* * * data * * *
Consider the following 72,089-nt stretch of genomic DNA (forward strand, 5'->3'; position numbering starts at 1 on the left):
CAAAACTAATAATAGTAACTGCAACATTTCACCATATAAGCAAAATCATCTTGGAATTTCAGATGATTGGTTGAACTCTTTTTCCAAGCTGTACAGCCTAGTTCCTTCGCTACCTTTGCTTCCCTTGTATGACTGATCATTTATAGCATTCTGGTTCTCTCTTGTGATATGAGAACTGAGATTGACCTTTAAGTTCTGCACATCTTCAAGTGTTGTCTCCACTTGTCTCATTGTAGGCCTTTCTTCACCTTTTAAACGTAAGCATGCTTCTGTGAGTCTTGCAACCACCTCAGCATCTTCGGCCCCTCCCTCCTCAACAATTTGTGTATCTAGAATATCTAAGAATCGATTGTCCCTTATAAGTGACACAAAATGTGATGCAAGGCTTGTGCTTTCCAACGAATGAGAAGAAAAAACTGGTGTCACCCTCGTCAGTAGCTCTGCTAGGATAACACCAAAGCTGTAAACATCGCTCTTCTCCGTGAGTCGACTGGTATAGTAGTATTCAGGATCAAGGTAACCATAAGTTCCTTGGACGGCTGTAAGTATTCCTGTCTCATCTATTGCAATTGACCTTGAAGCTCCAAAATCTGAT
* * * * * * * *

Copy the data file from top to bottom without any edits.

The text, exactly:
Consider the following 72,089-nt stretch of genomic DNA (forward strand, 5'->3'; position numbering starts at 1 on the left):
CAAAACTAATAATAGTAACTGCAACATTTCACCATATAAGCAAAATCATCTTGGAATTTCAGATGATTGGTTGAACTCTTTTTCCAAGCTGTACAGCCTAGTTCCTTCGCTACCTTTGCTTCCCTTGTATGACTGATCATTTATAGCATTCTGGTTCTCTCTTGTGATATGAGAACTGAGATTGACCTTTAAGTTCTGCACATCTTCAAGTGTTGTCTCCACTTGTCTCATTGTAGGCCTTTCTTCACCTTTTAAACGTAAGCATGCTTCTGTGAGTCTTGCAACCACCTCAGCATCTTCGGCCCCTCCCTCCTCAACAATTTGTGTATCTAGAATATCTAAGAATCGATTGTCCCTTATAAGTGACACAAAATGTGATGCAAGGCTTGTGCTTTCCAACGAATGAGAAGAAAAAACTGGTGTCACCCTCGTCAGTAGCTCTGCTAGGATAACACCAAAGCTGTAAACATCGCTCTTCTCCGTGAGTCGACTGGTATAGTAGTATTCAGGATCAAGGTAACCATAAGTTCCTTGGACGGCTGTAAGTATTCCTGTCTCATCTATTGCAATTGACCTTGAAGCTCCAAAATCTGAT